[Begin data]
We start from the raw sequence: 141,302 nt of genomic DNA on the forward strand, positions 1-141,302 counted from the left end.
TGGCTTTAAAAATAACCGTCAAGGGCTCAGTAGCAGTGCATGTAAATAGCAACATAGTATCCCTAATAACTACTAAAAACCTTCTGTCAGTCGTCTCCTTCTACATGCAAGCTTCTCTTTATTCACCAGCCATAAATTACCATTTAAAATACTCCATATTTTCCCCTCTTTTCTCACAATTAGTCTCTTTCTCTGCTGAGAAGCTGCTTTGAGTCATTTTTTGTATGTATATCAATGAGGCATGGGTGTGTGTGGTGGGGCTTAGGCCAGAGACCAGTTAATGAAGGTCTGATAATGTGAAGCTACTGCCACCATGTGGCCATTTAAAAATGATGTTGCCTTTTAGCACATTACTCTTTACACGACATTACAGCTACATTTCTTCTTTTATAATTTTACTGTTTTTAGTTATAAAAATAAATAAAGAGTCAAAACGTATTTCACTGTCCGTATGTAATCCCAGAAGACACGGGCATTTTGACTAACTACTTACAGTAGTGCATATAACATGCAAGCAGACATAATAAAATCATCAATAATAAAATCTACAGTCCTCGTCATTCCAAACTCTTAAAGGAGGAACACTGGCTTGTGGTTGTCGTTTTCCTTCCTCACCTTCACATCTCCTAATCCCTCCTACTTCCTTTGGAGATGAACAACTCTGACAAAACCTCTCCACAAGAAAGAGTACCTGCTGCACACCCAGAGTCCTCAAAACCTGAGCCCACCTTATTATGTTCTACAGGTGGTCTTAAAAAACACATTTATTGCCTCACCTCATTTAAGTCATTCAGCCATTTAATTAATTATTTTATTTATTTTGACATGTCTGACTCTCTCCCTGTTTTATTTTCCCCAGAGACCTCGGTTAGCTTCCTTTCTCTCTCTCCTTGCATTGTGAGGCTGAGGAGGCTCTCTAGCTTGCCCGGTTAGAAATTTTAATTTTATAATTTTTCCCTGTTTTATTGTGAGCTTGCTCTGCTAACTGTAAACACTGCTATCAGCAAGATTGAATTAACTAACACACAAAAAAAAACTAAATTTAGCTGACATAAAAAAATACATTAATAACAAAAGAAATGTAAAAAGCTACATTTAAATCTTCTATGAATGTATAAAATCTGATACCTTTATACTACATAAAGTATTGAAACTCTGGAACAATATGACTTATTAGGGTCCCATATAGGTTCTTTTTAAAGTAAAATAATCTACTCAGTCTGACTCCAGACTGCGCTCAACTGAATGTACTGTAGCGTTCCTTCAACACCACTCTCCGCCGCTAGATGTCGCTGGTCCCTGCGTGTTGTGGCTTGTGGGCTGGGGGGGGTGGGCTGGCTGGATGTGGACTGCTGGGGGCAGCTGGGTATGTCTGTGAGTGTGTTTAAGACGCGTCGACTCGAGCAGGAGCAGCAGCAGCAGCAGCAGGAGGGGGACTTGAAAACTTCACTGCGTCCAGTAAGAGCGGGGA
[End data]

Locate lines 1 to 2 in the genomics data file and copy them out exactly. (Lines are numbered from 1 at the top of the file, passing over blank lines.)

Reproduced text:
We start from the raw sequence: 141,302 nt of genomic DNA on the forward strand, positions 1-141,302 counted from the left end.
TGGCTTTAAAAATAACCGTCAAGGGCTCAGTAGCAGTGCATGTAAATAGCAACATAGTATCCCTAATAACTACTAAAAACCTTCTGTCAGTCGTCTCCTTCTACATGCAAGCTTCTCTTTATTCACCAGCCATAAATTACCATTTAAAATACTCCATATTTTCCCCTCTTTTCTCACAATTAGTCTCTTTCTCTGCTGAGAAGCTGCTTTGAGTCATTTTTTGTATGTATATCAATGAGGCATGGGTGTGTGTGGTGGGGCTTAGGCCAGAGACCAGTTAATGAAGGTCTGATAATGTGAAGCTACTGCCACCATGTGGCCATTTAAAAATGATGTTGCCTTTTAGCACATTACTCTTTACACGACATTACAGCTACATTTCTTCTTTTATAATTTTACTGTTTTTAGTTATAAAAATAAATAAAGAGTCAAAACGTATTTCACTGTCCGTATGTAATCCCAGAAGACACGGGCATTTTGACTAACTACTTACAGTAGTGCATATAACATGCAAGCAGACATAATAAAATCATCAATAATAAAATCTACAGTCCTCGTCATTCCAAACTCTTAAAGGAGGAACACTGGCTTGTGGTTGTCGTTTTCCTTCCTCACCTTCACATCTCCTAATCCCTCCTACTTCCTTTGGAGATGAACAACTCTGACAAAACCTCTCCACAAGAAAGAGTACCTGCTGCACACCCAGAGTCCTCAAAACCTGAGCCCACCTTATTATGTTCTACAGGTGGTCTTAAAAAACACATTTATTGCCTCACCTCATTTAAGTCATTCAGCCATTTAATTAATTATTTTATTTATTTTGACATGTCTGACTCTCTCCCTGTTTTATTTTCCCCAGAGACCTCGGTTAGCTTCCTTTCTCTCTCTCCTTGCATTGTGAGGCTGAGGAGGCTCTCTAGCTTGCCCGGTTAGAAATTTTAATTTTATAATTTTTCCCTGTTTTATTGTGAGCTTGCTCTGCTAACTGTAAACACTGCTATCAGCAAGATTGAATTAACTAACACACAAAAAAAAACTAAATTTAGCTGACATAAAAAAATACATTAATAACAAAAGAAATGTAAAAAGCTACATTTAAATCTTCTATGAATGTATAAAATCTGATACCTTTATACTACATAAAGTATTGAAACTCTGGAACAATATGACTTATTAGGGTCCCATATAGGTTCTTTTTAAAGTAAAATAATCTACTCAGTCTGACTCCAGACTGCGCTCAACTGAATGTACTGTAGCGTTCCTTCAACACCACTCTCCGCCGCTAGATGTCGCTGGTCCCTGCGTGTTGTGGCTTGTGGGCTGGGGGGGGTGGGCTGGCTGGATGTGGACTGCTGGGGGCAGCTGGGTATGTCTGTGAGTGTGTTTAAGACGCGTCGACTCGAGCAGGAGCAGCAGCAGCAGCAGCAGGAGGGGGACTTGAAAACTTCACTGCGTCCAGTAAGAGCGGGGA